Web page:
I’m excited today to share an educational opportunity with you, but first let me ask you a question: have you heard of SCORE? It doesn’t have anything to do with basketball or your credit, but it has everything to do with an often overlooked wealth of knowledge for small business owners.
SCORE was previously known as the Service Corps of Retired Executives, but is now recognized as SCORE, “Counselors to America’s Small Business”. They are one of the main reasons why I’m business today. Here’s my story of the crucial role three SCORE volunteers have played in my own business development.
Back in 2013 when I was a student at DU, I met Jim Skagen (blue shirt on the photo). His words of encouragement gave me confidence to start my own business.
You are a small business owner. You started your business, got a website, and then after a period of time, you realize your business is growing, and you need more than just a website!
- You need a way to track your interactions with your customers.
- You need to automate some of your tasks.
- You want to have better data about your customers, so you can send them information and coupons for products and services they are interested in.
- You want to streamline your process to ship your products.
- You want to make sure it is easy for your team to locate information about your customers orders.
You are not alone! There are several business owners in this situation.
I am ready to move on with a new system, but what happens now?
First you realize, “This business is growing, and we need a better system!”
Your business is growing, and you know you need better systems in place to scale it. You have done some research, and now you are ready to move on. What happens in this process? What should you expect from it?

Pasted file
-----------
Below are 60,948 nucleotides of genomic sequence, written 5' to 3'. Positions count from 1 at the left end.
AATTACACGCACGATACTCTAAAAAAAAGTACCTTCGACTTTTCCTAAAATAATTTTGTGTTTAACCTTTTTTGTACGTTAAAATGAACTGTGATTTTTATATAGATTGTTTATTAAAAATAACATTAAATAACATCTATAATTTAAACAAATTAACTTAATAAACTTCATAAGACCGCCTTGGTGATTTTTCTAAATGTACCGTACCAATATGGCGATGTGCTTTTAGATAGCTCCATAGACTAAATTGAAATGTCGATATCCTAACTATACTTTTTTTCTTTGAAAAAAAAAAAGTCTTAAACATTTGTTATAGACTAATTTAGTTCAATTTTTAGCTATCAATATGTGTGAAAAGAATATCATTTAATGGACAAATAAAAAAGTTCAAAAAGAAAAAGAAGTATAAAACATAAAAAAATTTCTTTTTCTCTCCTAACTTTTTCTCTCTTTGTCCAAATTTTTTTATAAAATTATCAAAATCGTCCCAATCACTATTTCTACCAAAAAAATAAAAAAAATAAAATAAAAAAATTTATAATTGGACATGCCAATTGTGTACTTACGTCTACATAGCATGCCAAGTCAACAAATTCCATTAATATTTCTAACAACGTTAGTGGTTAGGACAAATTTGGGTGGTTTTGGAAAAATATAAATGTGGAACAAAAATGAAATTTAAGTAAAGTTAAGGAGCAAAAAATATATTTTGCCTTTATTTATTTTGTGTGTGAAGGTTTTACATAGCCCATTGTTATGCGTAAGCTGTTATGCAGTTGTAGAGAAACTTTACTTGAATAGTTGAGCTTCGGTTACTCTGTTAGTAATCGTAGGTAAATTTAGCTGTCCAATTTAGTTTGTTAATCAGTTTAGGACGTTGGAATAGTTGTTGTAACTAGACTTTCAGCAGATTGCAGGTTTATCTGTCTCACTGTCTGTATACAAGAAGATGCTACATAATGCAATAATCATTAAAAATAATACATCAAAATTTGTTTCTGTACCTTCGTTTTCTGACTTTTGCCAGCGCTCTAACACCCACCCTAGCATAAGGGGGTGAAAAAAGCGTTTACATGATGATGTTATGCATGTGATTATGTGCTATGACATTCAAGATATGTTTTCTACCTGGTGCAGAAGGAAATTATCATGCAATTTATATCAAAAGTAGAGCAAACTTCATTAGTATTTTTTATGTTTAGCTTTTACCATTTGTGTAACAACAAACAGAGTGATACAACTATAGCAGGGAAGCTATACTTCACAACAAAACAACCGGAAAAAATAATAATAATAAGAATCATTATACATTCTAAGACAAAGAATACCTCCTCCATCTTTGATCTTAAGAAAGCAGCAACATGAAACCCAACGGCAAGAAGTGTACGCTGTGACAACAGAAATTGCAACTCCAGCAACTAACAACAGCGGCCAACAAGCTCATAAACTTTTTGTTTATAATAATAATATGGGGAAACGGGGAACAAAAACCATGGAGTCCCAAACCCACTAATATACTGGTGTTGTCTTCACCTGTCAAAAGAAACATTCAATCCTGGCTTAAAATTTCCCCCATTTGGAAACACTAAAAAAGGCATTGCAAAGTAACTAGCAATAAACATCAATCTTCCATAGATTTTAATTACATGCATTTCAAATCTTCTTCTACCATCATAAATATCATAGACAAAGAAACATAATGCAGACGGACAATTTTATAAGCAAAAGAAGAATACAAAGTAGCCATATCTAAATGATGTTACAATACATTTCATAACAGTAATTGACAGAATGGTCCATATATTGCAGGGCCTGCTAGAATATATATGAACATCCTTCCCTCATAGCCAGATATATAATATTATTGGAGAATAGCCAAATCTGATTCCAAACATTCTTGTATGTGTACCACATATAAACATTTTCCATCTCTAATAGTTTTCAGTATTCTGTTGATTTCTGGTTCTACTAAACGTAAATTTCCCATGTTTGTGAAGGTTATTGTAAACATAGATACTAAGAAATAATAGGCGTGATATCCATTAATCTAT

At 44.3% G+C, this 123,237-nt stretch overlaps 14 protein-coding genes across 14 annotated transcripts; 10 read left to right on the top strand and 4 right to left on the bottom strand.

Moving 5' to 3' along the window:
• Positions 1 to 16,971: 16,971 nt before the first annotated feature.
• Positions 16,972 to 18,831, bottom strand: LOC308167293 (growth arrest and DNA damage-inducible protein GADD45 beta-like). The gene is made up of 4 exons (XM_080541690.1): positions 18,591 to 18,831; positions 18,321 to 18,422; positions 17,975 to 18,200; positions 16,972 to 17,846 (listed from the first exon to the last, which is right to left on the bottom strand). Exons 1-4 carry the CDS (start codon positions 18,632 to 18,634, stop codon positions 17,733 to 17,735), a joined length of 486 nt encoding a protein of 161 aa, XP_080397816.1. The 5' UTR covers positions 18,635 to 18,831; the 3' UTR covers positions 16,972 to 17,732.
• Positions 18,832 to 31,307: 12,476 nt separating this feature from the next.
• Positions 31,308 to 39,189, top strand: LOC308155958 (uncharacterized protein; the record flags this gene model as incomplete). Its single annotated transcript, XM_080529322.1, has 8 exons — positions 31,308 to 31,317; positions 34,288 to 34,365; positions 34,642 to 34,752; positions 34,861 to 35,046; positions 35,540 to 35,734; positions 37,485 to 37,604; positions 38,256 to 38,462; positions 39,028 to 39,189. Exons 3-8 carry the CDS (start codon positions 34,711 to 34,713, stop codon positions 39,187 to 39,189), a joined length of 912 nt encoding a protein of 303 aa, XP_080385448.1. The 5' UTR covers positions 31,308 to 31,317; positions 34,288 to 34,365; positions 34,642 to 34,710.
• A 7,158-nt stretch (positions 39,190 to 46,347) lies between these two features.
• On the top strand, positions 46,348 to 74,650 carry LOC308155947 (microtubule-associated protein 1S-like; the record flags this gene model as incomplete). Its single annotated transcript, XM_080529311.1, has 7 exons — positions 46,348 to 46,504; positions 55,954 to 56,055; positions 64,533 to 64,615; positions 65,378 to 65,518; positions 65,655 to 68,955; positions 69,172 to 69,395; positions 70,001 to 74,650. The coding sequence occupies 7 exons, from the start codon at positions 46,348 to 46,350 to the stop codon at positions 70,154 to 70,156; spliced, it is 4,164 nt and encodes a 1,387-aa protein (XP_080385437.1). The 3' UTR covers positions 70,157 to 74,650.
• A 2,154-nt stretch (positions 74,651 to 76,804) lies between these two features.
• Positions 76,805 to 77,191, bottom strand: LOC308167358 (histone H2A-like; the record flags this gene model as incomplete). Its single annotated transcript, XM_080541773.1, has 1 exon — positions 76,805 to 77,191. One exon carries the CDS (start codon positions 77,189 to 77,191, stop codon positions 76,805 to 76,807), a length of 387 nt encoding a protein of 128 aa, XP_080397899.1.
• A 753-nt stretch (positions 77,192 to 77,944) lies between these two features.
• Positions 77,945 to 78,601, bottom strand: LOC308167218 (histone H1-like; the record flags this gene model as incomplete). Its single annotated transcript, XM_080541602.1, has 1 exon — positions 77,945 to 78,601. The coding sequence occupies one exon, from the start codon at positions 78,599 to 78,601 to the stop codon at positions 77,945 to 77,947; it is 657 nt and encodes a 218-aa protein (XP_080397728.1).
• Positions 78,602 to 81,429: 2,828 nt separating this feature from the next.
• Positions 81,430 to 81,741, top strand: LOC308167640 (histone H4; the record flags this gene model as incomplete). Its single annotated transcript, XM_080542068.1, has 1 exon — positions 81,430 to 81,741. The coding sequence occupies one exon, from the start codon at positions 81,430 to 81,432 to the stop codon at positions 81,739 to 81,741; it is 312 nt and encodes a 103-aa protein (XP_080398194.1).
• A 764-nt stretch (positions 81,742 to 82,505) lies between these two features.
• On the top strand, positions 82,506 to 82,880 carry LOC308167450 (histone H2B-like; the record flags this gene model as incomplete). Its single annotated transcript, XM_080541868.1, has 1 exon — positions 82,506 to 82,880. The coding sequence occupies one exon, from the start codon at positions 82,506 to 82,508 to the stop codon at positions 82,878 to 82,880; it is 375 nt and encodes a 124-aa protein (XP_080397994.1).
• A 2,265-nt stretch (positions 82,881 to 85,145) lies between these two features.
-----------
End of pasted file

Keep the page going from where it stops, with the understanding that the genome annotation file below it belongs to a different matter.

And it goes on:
The topic of this post is not the process. Here we will talk about the different emotions you go through during the life-cycle — the journey, if you will — of an implementation project.
Think about the last vacation you took. There was the excitement of planning the trip, the details to make it happen, the last-minute glitches, the amazing moments, and the realities: delays, miscommunication, and the hard work of travel — it’s a journey, after all. And so is taking on a big project like software implementation.
It’s worth it, though.
It’s Monday morning, and you’re staring at your computer, waiting for the coffee to kick in. Your inbox has 3,700 emails, and 152 of them are unread. You’ve got three hundred or so contacts in Outlook (or is it Gmail?) and a stack of business cards on your desk.
What do you really know about the people your business serves? Your email contacts and spreadsheets with notes (and that pile on your desk) have some useful customer information, but you don’t have a system to help you dive into your work this morning. Which leads should you contact first? Which customers need attention right away?
Just because it’s a “good problem to have,” doesn’t mean it isn’t a problem. Doesn’t mean it isn’t painful. Doesn’t mean it shouldn’t be solved.
Rocky Mountain MicroFinance Institute had a good problem.
In 2014, this award-winning Denver nonprofit was growing and its impact was expanding. That brought more opportunities and more to do. And more to do meant a larger team, which meant tasks were more widely distributed.